Bankruptcy Basics
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Is Bankruptcy for You?

Filing bankruptcy enables eligible consumers and businesses to eliminate or repay their debts under the protection of a federal bankruptcy court. A primary function of bankruptcy is to discharge certain debts to give honest people a fresh start.  To simplify, personal bankruptcies can be divided into two types: liquidation and reorganization.

In Title 11 of the United States Code (Federal Bankruptcy Code), there are two chapters that deal primarily with personal bankruptcy filings: Chapter 7 Bankruptcy (Liquidation) and Chapter 13 Bankruptcy (Individual Debt Adjustment).  According to federal bankruptcy rules, a debtor’s eligibility to file bankruptcy under Chapters 7 or 13 is characterized by their financial circumstances and dependability of future income.  Bankruptcy help is available to consumers petitioning for bankruptcy protection from creditors.  A bankruptcy lawyer breaks down the complicated and essential information required to fully understand a debtor’s rights and obligations when filing bankruptcy.

Chapter 7 Bankruptcy Facts

Chapter 7 Bankruptcy permits eligible debtors to liquidate their assets to pay a portion of their debts.  A bankruptcy trustee acts on the behalf of the debtor, assembling and selling of the debtor’s assets and using the proceeds to pay certain creditors.  Since it is typical that not all of the creditors will receive money from the proceeds, some of the remaining financial obligations will be “forgiven” or discharged. Moving forward, the debtor is not liable for the discharged debts.

Filing Chapter 7 Bankruptcy will result in the loss of various property or assets; however, it may be possible to protect some property from creditors’ claims because the property might be exempt under federal or state bankruptcy laws. Debtors should consult a bankruptcy lawyer to determine the property exemptions available in the state where they live.

Chapter 13 Bankruptcy Facts

Chapter 13 Bankruptcy acts like a consolidation loan that enables eligible debtors to work with a qualified bankruptcy trustee to develop a creditor repayment plan.  Rather than surrender property, a repayment plan allows debtors to use future income to pay off a default over a three-to-five-year period. With bankruptcy help from a court-appointed Chapter 13 trustee, a debtor repays a percentage of what he or she owes at lower increments.  The debtor makes regular payments to the trustee who then distributes payments to creditors. After you have made all the payments under your plan, your debts are discharged.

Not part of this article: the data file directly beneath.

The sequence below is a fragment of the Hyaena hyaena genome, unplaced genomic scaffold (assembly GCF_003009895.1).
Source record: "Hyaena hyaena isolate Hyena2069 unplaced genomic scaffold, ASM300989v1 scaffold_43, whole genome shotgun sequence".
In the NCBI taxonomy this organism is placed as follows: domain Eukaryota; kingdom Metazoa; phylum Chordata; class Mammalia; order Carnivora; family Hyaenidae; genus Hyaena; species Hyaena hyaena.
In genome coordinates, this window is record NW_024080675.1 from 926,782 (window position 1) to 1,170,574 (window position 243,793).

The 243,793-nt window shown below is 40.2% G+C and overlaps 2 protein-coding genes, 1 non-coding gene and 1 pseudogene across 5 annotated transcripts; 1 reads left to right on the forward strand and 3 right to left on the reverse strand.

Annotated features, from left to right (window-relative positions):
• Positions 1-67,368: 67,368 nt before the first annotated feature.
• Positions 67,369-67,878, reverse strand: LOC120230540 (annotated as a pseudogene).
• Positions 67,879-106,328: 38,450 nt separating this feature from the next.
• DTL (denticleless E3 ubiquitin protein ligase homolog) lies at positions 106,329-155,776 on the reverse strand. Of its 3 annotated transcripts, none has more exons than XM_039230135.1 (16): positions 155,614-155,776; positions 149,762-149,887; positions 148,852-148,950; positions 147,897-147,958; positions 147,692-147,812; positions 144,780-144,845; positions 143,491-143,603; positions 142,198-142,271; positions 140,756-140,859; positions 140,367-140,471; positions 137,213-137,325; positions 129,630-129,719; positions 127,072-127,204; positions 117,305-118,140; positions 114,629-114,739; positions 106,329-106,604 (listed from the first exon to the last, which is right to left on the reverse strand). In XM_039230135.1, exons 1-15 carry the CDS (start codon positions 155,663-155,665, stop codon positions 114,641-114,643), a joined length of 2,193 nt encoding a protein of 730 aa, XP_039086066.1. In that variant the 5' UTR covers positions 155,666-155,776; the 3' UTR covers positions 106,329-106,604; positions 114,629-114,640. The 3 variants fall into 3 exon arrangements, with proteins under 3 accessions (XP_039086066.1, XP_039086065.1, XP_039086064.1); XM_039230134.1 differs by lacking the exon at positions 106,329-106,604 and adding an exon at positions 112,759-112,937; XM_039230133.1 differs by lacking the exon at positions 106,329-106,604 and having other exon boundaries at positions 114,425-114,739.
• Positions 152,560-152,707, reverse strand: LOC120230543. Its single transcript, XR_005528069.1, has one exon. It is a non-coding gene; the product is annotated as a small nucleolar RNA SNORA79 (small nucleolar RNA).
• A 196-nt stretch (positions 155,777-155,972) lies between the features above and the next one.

Often Overlooked Advantages of Bankruptcy

Filing a petition for bankruptcy protection under Chapter 7 or Chapter 13 automatically stays (stops) most collection actions against the debtor and their property. As long as the stay is in effect, creditors cannot pursue legal action, garnish wages or make telephone contact demanding payments.  In the case of Chapter 13 Bankruptcy, an automatic stay can stop foreclosure proceedings and permit a debtor to resume making timely mortgage payments and bring past-due payments current over time. Chapter 13 bankruptcy rules also protect individuals who have co-signed for liability of loans or property subject to the debt adjustments.

Milwaukee Bankruptcy Attorneys

If you’re looking for a bankruptcy attorney in the State of Wisconsin, MyDebtAdvisors is a great place to get your free consultation.  They have offices in 8 cities throughout Wisconsin.

MyDebtAdvisors Milwaukee Bankruptcy Attorneys

MyDebtAdvisors Green Bay Bankruptcy Attorneys

MyDebtAdvisors Madison Bankruptcy Attorneys

Bankruptcy Help

Bankruptcy lawyers are able to provide you with valuable bankruptcy advice. In light of the recent changes made to bankruptcy law, an attorney will help you understand your rights and the consequences of your bankruptcy case.  If you decide to file a Chapter 7 Bankruptcy or Chapter 13 Bankruptcy petition, the advice and assistance of an experienced bankruptcy lawyer is generally a worthwhile expense.